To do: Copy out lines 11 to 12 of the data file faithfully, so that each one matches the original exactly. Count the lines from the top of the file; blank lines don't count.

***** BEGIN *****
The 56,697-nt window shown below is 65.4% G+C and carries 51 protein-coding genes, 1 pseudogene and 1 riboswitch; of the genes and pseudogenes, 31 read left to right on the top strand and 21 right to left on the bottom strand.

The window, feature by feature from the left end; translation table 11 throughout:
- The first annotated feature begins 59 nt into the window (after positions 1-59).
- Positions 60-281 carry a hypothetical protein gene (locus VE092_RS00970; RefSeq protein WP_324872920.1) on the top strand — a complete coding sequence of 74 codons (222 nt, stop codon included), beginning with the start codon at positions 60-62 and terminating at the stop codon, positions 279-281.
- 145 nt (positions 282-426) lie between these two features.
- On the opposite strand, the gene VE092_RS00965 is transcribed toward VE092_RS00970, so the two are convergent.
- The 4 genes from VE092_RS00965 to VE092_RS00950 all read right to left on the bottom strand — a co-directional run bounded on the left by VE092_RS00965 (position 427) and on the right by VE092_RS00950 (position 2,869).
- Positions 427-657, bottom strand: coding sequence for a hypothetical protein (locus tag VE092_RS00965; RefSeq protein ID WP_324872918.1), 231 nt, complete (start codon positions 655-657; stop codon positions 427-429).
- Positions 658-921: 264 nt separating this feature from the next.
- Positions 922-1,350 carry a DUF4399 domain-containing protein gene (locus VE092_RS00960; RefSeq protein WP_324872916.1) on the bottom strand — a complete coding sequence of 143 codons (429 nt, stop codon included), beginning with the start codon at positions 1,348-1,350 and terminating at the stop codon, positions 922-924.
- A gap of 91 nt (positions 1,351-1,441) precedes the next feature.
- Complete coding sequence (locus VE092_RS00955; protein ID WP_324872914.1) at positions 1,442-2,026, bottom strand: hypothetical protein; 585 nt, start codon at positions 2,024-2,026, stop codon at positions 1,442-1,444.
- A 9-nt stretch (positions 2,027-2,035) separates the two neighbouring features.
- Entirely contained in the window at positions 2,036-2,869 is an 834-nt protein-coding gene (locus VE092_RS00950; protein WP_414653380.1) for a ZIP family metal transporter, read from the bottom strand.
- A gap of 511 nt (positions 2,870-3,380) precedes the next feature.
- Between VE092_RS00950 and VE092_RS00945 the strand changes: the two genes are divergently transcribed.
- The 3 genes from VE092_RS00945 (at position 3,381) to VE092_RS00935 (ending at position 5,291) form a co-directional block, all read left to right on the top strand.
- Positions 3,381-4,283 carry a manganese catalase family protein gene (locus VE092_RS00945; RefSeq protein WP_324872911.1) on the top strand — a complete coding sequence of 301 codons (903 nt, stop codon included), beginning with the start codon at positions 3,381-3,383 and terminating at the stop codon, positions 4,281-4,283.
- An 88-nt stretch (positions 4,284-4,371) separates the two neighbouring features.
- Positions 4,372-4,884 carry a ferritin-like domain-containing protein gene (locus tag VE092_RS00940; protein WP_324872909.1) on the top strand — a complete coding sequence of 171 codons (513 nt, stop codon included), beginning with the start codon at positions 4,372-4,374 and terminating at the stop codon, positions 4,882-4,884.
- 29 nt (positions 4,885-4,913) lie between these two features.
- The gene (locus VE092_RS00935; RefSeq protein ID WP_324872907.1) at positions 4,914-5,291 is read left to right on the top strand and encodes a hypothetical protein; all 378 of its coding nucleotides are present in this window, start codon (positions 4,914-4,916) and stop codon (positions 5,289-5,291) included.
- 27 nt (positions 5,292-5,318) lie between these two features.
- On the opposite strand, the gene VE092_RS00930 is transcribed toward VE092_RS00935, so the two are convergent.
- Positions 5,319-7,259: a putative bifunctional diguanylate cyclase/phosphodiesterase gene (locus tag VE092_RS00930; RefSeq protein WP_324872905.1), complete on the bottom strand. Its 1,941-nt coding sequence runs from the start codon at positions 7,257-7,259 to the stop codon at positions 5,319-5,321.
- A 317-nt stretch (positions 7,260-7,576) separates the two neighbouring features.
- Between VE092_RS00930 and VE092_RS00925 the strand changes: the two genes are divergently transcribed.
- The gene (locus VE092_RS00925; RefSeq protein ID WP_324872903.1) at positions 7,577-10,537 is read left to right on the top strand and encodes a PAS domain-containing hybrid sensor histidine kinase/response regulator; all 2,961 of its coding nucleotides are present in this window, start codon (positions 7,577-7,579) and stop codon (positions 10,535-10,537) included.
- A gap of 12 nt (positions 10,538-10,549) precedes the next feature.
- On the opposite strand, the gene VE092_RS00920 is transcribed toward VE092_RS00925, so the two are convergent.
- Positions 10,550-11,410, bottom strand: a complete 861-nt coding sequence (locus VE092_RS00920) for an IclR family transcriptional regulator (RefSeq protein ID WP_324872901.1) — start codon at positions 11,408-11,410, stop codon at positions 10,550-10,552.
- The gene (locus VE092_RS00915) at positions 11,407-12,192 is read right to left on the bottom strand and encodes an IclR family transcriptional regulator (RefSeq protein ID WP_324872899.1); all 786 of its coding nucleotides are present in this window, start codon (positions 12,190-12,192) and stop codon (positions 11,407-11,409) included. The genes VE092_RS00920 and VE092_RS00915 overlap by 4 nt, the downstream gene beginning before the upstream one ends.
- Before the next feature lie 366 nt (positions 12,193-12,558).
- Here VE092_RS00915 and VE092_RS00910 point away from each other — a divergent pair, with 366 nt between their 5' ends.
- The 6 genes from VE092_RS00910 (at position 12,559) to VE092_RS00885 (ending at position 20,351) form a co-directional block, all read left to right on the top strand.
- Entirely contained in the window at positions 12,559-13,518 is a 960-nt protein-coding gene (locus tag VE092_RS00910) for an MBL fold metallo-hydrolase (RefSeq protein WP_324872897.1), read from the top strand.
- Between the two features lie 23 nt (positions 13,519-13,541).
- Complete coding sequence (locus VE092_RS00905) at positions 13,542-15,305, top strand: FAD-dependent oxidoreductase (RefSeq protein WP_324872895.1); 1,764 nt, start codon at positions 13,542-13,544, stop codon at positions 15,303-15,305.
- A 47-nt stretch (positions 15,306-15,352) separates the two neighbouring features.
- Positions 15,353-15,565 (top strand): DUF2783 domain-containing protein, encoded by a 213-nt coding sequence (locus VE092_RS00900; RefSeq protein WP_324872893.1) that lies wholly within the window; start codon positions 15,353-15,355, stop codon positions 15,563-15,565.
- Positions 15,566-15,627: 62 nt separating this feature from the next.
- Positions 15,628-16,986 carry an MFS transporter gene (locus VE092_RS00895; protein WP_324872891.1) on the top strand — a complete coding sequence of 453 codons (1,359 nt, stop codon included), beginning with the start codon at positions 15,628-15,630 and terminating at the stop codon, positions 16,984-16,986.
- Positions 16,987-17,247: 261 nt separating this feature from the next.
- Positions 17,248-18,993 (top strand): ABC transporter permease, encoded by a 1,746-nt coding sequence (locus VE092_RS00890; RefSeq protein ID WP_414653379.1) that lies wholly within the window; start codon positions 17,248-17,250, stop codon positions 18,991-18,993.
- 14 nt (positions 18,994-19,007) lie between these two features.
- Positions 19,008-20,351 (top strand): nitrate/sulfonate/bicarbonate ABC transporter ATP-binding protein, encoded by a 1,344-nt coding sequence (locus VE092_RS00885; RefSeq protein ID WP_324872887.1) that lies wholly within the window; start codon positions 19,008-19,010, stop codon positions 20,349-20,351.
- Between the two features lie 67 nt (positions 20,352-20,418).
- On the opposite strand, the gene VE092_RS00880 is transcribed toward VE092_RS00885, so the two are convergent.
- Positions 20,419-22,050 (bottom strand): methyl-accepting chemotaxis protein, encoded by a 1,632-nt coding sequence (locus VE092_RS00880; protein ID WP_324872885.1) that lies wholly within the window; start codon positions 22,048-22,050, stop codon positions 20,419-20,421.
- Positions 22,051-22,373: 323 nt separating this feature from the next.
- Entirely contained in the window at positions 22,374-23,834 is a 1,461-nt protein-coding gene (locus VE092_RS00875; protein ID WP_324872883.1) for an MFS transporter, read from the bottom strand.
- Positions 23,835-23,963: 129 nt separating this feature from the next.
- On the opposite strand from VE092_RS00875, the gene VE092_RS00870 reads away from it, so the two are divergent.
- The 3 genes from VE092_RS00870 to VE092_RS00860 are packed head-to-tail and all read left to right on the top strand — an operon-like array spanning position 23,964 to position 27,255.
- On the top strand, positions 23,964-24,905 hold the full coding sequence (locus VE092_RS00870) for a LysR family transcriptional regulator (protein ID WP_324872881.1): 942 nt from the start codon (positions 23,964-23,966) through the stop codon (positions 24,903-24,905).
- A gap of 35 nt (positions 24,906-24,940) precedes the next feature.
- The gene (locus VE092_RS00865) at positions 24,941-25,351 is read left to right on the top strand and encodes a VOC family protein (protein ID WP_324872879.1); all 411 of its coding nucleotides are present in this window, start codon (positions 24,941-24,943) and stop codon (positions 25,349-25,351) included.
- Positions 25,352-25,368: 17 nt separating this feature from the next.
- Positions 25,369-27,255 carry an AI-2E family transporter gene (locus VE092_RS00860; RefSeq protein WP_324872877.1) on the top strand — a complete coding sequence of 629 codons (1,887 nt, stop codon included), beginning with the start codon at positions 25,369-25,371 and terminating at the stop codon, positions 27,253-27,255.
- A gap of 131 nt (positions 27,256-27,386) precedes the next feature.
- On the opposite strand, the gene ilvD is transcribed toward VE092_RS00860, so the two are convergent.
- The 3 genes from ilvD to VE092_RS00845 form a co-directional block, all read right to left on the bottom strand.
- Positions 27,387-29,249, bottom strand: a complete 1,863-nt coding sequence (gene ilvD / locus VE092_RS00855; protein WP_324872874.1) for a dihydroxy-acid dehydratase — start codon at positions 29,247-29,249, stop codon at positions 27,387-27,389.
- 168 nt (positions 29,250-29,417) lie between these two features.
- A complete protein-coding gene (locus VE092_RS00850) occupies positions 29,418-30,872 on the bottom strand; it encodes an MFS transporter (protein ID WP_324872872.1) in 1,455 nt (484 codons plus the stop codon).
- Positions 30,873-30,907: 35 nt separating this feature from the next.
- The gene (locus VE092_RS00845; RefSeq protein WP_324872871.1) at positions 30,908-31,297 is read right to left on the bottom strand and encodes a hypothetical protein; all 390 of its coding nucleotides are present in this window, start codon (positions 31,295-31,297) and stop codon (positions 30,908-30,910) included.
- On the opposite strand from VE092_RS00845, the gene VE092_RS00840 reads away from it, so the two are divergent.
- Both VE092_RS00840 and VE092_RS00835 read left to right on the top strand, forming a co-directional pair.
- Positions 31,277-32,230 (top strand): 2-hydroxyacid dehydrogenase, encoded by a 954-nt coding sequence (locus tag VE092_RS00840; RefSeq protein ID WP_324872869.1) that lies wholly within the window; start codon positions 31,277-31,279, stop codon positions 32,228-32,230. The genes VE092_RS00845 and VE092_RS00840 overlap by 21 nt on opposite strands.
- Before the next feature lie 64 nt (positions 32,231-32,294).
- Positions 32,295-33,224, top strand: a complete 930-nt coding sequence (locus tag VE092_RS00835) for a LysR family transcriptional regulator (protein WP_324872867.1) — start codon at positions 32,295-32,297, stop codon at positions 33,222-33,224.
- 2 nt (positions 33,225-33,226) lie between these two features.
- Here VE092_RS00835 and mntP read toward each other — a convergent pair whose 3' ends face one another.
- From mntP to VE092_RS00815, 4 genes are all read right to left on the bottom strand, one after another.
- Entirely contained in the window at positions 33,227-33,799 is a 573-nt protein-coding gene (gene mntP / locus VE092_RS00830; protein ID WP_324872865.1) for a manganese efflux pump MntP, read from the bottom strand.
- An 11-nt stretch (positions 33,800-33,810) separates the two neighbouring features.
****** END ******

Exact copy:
- A gap of 91 nt (positions 1,351-1,441) precedes the next feature.
- Complete coding sequence (locus VE092_RS00955; protein ID WP_324872914.1) at positions 1,442-2,026, bottom strand: hypothetical protein; 585 nt, start codon at positions 2,024-2,026, stop codon at positions 1,442-1,444.